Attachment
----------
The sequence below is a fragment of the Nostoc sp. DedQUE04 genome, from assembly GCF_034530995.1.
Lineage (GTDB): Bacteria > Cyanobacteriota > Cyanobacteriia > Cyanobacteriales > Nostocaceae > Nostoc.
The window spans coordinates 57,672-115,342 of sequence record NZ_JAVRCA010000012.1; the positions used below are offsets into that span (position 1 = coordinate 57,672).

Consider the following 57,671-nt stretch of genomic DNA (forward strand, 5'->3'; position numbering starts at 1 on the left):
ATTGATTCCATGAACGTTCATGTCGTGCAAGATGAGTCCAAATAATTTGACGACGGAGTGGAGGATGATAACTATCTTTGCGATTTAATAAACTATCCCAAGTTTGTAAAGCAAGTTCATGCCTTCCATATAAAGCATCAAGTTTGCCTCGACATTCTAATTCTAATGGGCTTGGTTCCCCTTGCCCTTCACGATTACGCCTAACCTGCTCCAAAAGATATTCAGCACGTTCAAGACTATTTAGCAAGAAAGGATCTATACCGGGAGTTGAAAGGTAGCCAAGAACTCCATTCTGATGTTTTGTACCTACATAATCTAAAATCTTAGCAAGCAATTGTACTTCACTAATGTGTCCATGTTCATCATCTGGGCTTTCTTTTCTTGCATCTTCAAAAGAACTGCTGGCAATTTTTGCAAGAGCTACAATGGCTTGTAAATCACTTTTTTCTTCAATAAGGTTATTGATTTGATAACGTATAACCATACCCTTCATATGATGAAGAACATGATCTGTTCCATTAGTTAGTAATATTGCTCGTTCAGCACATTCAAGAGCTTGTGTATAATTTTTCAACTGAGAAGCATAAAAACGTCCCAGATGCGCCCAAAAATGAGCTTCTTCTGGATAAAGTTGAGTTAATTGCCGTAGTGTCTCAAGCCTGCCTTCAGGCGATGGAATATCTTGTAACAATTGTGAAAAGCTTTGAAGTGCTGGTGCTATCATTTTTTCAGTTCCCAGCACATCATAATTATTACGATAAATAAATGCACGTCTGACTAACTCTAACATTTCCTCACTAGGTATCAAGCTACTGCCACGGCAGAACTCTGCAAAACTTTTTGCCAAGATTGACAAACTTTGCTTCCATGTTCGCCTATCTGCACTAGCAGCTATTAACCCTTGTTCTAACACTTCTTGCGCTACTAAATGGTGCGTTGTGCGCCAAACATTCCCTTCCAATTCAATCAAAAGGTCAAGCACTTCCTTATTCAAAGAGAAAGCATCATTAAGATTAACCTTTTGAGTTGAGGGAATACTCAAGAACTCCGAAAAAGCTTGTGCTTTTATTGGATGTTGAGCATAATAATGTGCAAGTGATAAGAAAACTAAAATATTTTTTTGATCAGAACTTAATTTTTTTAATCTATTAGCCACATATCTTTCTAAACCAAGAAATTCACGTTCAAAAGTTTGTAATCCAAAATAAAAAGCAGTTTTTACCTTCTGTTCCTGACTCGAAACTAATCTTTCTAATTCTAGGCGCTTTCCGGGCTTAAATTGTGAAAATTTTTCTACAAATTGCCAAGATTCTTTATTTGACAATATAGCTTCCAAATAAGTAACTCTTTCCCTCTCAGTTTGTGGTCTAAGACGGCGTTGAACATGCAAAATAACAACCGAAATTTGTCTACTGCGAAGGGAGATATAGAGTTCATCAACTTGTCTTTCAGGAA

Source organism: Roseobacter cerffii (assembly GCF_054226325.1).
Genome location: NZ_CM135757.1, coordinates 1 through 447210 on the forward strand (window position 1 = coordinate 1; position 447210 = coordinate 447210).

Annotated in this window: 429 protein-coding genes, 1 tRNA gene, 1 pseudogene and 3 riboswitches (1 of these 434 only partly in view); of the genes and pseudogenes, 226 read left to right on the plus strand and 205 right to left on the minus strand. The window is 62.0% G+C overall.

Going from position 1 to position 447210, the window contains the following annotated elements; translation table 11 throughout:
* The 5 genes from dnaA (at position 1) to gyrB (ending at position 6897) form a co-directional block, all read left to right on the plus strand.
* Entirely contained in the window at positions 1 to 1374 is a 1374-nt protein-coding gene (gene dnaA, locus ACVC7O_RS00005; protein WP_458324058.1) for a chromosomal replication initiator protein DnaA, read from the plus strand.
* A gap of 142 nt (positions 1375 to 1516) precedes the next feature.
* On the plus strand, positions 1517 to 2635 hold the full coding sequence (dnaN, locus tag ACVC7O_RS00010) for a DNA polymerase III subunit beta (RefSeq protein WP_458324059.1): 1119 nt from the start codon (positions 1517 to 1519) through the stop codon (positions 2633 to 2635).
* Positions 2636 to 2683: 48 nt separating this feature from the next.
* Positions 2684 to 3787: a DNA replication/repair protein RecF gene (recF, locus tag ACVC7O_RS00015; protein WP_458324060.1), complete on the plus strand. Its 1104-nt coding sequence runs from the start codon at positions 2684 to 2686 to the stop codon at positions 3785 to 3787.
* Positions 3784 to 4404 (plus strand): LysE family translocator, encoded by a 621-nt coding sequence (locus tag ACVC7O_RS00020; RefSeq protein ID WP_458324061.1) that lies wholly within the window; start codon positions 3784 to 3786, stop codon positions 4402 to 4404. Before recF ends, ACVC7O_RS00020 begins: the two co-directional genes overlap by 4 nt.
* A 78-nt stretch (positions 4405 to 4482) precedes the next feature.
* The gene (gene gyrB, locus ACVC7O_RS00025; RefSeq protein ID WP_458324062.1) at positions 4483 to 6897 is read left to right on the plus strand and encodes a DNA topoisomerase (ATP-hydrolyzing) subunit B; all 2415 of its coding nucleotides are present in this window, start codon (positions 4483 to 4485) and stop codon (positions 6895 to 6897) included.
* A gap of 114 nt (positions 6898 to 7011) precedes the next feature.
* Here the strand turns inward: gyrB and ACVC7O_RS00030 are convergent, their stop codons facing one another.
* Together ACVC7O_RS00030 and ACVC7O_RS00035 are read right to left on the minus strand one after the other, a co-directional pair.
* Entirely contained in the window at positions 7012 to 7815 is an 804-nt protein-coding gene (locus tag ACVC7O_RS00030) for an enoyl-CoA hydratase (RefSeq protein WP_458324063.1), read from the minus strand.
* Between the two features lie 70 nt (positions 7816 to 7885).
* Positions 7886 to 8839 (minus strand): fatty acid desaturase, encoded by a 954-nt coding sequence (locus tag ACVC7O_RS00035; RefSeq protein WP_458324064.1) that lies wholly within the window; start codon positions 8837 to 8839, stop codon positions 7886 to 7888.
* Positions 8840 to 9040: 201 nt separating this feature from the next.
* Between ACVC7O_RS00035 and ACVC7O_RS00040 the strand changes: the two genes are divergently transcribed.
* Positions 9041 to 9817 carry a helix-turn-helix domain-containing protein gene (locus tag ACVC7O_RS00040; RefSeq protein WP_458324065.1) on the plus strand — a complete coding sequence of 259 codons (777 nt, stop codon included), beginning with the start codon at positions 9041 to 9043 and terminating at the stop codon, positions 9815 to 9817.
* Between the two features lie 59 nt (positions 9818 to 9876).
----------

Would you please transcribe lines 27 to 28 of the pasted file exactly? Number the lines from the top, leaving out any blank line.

* Positions 9041 to 9817 carry a helix-turn-helix domain-containing protein gene (locus tag ACVC7O_RS00040; RefSeq protein WP_458324065.1) on the plus strand — a complete coding sequence of 259 codons (777 nt, stop codon included), beginning with the start codon at positions 9041 to 9043 and terminating at the stop codon, positions 9815 to 9817.
* Between the two features lie 59 nt (positions 9818 to 9876).